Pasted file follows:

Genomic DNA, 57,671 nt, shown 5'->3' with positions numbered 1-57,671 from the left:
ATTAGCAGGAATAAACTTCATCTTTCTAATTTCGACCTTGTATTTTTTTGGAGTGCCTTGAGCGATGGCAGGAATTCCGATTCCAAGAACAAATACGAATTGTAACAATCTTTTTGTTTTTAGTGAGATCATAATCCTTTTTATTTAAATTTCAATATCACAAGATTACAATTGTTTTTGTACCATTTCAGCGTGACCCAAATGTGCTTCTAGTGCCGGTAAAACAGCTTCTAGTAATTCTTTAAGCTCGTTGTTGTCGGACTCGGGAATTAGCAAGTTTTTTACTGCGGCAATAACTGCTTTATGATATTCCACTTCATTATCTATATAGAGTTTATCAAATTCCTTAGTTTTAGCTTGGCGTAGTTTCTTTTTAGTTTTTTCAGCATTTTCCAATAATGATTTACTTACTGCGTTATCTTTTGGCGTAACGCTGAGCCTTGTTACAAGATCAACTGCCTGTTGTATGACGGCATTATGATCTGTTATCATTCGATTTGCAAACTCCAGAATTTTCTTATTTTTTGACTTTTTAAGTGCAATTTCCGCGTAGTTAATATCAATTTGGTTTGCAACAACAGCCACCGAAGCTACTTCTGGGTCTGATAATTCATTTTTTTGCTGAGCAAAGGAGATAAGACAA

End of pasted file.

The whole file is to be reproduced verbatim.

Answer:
Genomic DNA, 57,671 nt, shown 5'->3' with positions numbered 1-57,671 from the left:
ATTAGCAGGAATAAACTTCATCTTTCTAATTTCGACCTTGTATTTTTTTGGAGTGCCTTGAGCGATGGCAGGAATTCCGATTCCAAGAACAAATACGAATTGTAACAATCTTTTTGTTTTTAGTGAGATCATAATCCTTTTTATTTAAATTTCAATATCACAAGATTACAATTGTTTTTGTACCATTTCAGCGTGACCCAAATGTGCTTCTAGTGCCGGTAAAACAGCTTCTAGTAATTCTTTAAGCTCGTTGTTGTCGGACTCGGGAATTAGCAAGTTTTTTACTGCGGCAATAACTGCTTTATGATATTCCACTTCATTATCTATATAGAGTTTATCAAATTCCTTAGTTTTAGCTTGGCGTAGTTTCTTTTTAGTTTTTTCAGCATTTTCCAATAATGATTTACTTACTGCGTTATCTTTTGGCGTAACGCTGAGCCTTGTTACAAGATCAACTGCCTGTTGTATGACGGCATTATGATCTGTTATCATTCGATTTGCAAACTCCAGAATTTTCTTATTTTTTGACTTTTTAAGTGCAATTTCCGCGTAGTTAATATCAATTTGGTTTGCAACAACAGCCACCGAAGCTACTTCTGGGTCTGATAATTCATTTTTTTGCTGAGCAAAGGAGATAAGACAA